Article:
Mobilisation against pollution and injustice. Years of struggle to obtain the multinationals’ commitment to transferring the entire district of Piquiá de Baixo to a safe area far from pollution. The Comboni missionaries have supported the struggle of this community.
A red powder coming from the smokestacks of the four steel companies – Gustavo Nordeste, Vale do Pindaré, Simasa, Viena – covers the green area of the Amazon trees, the roofs of the houses, the streets and even the skin of the inhabitants. It has been so since the end of the eighties, when Brazil’s Grande Carajás regional development plan, transformed the region into the site of the world’s largest high-grade iron ore deposits.
The plan was realeased by the Vale giant mining company, which was at that time a state-owned company and later privatised. “We are aware, by now, that the dust will continue to fall in the coming decades, until the exhaustion of the resources of the Serra dos Carajás field. We hope to be able to move far from the red cloud soon”, says Joselma Alves de Olivera, an authoritative inhabitant of Piquiá de Baixo, a district in the municipality of Açailândia, Maranhao State.
In 2015, slightly more than a thousand people, men and women, joined together to challenge Vale, and the local and national government, by organising demonstrations and sit-ins until they obtained the promise that the entire neighbourhood would be transferred to a safe area, far from pollution.
These courageous people were supported by the Comboni missionaries of the Santa Luzia parish in the Açailândia municipality and by the human rights centre Carmen Bascarán. Finally, the inhabitants of Piquiá de Baixo obtained a 38 hectares area where new houses and infrastructures will be built.The construction will be two thirds financed by the national executive, while Vale is been asked to pay the remaining sum of money.
Joselma stated, “building has not started yet, so people won’t be able to move to the new area before two years. Besides, we hope that the removal of former President Dilma Rousseff from the presidency, following an impeachment procedure, will not delay the transfer of these people to the new area. Former President Rousseff was the one that had signed the transfer act”.
“Vice President Michel Temer, who in the meanwhile has shifted to the opposition, succeeded to the presidency. The first declarations on the environmental situation by the new administration were not encouraging, in fact they were in favour of landowners and powerful agribusiness executives. We are afraid that the transfer will be delayed once again and waiting is hard for those who live in the cloud of red dust”.
Father Dario Bossi, is a Combonian missionary who is in charge of the Iglesia y Minería group of the Pan-Amazon Ecclesial Network (Repam). The missionary has been supporting the battle for the justice and health of this community for over ten years now. “The inhabitants of Piquiá de Baixo are humble workers earning minimal wages or unemployed people that live less than fifty meters away from pig iron plants”, says Father Dario Bossi. Though the municipality of Açailândia, thanks to the iron deposits, produces a third of the GDP of the Maranhão State, one in four of its inhabitants is poor.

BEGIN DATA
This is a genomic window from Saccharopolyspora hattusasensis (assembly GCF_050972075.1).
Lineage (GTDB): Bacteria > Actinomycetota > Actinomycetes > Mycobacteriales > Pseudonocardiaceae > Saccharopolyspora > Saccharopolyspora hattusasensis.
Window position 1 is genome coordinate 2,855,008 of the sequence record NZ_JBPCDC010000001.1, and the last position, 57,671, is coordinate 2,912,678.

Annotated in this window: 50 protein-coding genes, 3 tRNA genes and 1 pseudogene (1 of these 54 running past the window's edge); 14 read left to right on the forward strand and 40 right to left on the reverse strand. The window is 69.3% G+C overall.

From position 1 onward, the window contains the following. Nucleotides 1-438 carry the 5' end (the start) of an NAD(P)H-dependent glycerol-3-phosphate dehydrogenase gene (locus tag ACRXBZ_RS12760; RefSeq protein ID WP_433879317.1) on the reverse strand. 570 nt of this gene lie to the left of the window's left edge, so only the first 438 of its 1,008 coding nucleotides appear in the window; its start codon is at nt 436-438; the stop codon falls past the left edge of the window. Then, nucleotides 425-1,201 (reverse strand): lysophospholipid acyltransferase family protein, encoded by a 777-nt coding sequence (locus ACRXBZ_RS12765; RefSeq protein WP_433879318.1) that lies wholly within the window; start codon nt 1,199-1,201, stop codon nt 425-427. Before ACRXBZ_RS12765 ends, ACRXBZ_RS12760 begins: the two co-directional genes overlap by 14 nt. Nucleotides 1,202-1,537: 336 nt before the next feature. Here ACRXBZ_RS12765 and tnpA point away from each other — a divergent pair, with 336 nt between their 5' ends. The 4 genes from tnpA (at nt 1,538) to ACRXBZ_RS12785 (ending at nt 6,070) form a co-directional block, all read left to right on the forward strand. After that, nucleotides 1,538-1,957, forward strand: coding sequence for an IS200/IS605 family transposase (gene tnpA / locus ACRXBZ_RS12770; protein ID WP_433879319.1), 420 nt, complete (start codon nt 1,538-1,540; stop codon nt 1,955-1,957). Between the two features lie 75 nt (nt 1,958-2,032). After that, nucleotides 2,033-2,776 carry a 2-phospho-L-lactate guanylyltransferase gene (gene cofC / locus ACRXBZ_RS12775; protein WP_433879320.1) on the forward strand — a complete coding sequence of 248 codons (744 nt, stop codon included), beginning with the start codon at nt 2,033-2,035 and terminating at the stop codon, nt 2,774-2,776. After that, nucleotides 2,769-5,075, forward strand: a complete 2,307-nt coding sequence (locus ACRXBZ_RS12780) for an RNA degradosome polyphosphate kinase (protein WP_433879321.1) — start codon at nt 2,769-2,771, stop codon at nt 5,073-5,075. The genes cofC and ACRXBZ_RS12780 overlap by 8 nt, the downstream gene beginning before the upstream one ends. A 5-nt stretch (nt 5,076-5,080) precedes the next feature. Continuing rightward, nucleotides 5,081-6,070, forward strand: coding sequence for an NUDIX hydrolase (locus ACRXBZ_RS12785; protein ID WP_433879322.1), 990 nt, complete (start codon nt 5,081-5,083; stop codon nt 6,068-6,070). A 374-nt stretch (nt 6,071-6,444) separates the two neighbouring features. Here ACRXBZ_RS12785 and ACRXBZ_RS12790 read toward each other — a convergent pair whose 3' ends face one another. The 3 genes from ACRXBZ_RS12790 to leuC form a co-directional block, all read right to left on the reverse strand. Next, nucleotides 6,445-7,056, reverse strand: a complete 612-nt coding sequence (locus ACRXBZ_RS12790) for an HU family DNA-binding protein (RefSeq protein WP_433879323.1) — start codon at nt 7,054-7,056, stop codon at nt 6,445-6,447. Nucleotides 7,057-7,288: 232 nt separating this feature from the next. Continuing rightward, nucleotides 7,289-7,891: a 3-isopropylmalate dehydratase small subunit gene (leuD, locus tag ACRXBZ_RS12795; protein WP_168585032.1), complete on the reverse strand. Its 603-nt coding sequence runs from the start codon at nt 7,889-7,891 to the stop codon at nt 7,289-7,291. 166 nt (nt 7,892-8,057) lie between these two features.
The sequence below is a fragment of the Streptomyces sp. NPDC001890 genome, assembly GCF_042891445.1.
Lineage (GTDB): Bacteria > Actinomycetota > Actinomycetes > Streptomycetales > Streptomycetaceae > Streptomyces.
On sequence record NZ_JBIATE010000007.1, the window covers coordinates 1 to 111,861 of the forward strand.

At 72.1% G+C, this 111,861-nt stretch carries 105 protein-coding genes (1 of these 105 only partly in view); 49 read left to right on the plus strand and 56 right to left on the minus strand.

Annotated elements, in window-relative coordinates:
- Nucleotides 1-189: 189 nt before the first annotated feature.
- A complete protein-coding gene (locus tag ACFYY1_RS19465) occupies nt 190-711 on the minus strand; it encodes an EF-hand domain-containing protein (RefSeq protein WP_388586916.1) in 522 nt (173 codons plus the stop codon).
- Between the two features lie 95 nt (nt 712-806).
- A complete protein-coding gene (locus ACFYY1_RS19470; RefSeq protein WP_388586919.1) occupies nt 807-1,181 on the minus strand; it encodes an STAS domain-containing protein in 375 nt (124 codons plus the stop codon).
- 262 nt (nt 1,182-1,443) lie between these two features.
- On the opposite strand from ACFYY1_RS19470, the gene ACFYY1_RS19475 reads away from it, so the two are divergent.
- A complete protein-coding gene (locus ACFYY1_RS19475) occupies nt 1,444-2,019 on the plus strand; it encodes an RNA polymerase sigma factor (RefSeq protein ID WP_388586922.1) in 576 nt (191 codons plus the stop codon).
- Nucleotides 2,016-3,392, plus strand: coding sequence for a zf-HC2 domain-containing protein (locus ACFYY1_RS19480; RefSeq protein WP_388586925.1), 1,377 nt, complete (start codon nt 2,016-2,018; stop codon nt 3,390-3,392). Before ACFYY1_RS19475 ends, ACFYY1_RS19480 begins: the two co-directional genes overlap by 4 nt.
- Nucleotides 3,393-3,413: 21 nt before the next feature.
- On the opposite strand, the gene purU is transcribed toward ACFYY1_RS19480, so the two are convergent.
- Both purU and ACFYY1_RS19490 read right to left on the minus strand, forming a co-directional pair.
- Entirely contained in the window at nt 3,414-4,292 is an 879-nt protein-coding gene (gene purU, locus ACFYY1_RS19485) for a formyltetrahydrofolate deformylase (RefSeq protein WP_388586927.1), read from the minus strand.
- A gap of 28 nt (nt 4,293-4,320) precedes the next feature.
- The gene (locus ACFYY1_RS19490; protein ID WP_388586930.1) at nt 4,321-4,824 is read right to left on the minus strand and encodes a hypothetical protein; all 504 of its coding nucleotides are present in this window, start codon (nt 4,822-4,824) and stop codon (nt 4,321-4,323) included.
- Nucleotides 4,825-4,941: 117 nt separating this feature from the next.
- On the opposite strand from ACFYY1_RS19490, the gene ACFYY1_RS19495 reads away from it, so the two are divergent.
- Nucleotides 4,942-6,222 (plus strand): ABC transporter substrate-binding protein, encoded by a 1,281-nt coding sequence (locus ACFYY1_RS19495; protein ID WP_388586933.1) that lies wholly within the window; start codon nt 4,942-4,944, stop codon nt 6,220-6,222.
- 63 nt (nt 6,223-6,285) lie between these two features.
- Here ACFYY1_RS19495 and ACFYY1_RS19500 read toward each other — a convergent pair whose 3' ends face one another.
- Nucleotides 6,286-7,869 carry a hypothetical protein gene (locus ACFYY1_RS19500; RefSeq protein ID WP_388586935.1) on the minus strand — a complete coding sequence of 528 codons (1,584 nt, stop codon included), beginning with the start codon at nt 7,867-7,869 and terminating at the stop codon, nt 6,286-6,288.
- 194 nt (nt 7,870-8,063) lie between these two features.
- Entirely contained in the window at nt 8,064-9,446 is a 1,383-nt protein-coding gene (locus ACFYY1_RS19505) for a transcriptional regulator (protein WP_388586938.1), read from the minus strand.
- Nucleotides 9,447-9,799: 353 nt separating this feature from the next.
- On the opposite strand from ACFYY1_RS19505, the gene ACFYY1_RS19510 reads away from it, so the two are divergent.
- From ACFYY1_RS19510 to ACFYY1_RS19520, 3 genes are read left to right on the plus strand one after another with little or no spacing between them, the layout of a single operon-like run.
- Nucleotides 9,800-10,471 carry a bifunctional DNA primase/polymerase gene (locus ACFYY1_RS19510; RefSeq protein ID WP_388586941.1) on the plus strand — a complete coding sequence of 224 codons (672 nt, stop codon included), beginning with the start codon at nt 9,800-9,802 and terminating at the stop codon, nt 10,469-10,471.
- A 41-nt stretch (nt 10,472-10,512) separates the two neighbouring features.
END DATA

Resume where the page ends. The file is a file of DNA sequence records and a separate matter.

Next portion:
Piquiá de Baixo, which is a working-class area, has been terribly affected by pollution. According to a recent study, 28 percent of the residents in the area have been shown to have lung function abnormalities. A rate up to six times higher than that which is observed in a similar population by age, sex, and nationality. The consequences of pulmonary function abnormalities are coughs, bronchial hypersecretion, bronchopulmonary respiratory infections and risk of tumor.
“The red dust is not the only problem that affects the 312 families of Piquiá de Baixo, the ‘iron snake’ is another big threat to their health”, adds Father Dario. The ‘iron snake’ is what the locals have renamed the train whose 330 wagons are loaded with the iron which is extracted from the Serra dos Carajás field and that crosses the area of this community 24 times a day to transport the mineral (about 100 million tons per year) to the port of São Luis. It is then exported all over the world. The iron train travels along a 900 kilometres railway line system, which has been constructed by VALE, and which crosses twenty-seven municipalities and a hundred communities scattered throughout the region, including Piquiá de Baixo.
“The impact is devastating. The passage of each train, which is 4 km long, lasts at least four minutes. This means, since iron trains cross the municipality 24 times a day, that for over an hour and a half, life in Piquiá de Baixo stops. The clanking noise of the trains is deafening, it is impossible to speak. The ground shakes, the walls of the houses crack”, says the missionary. “When the locomotive crosses the neighbourhood, residents have to wait to reach the other side of the area, some of them, especially the children, are impatient, and since there is no protection, they try to challenge the train and cross the railway line, this behaviour causes at least one victim every month and a half”.
Ore-train traffic is expected to increase, up to 36 trains per day. “We must leave the area before that day arrives”, says Josefa. “We will fight until the transfer will become reality”. The people of Piquiá de Baixo are determined. Because, as they like to repeat, “in the persistent struggle, in the tenacity of those who do not give up, there is already a fragment of victory”.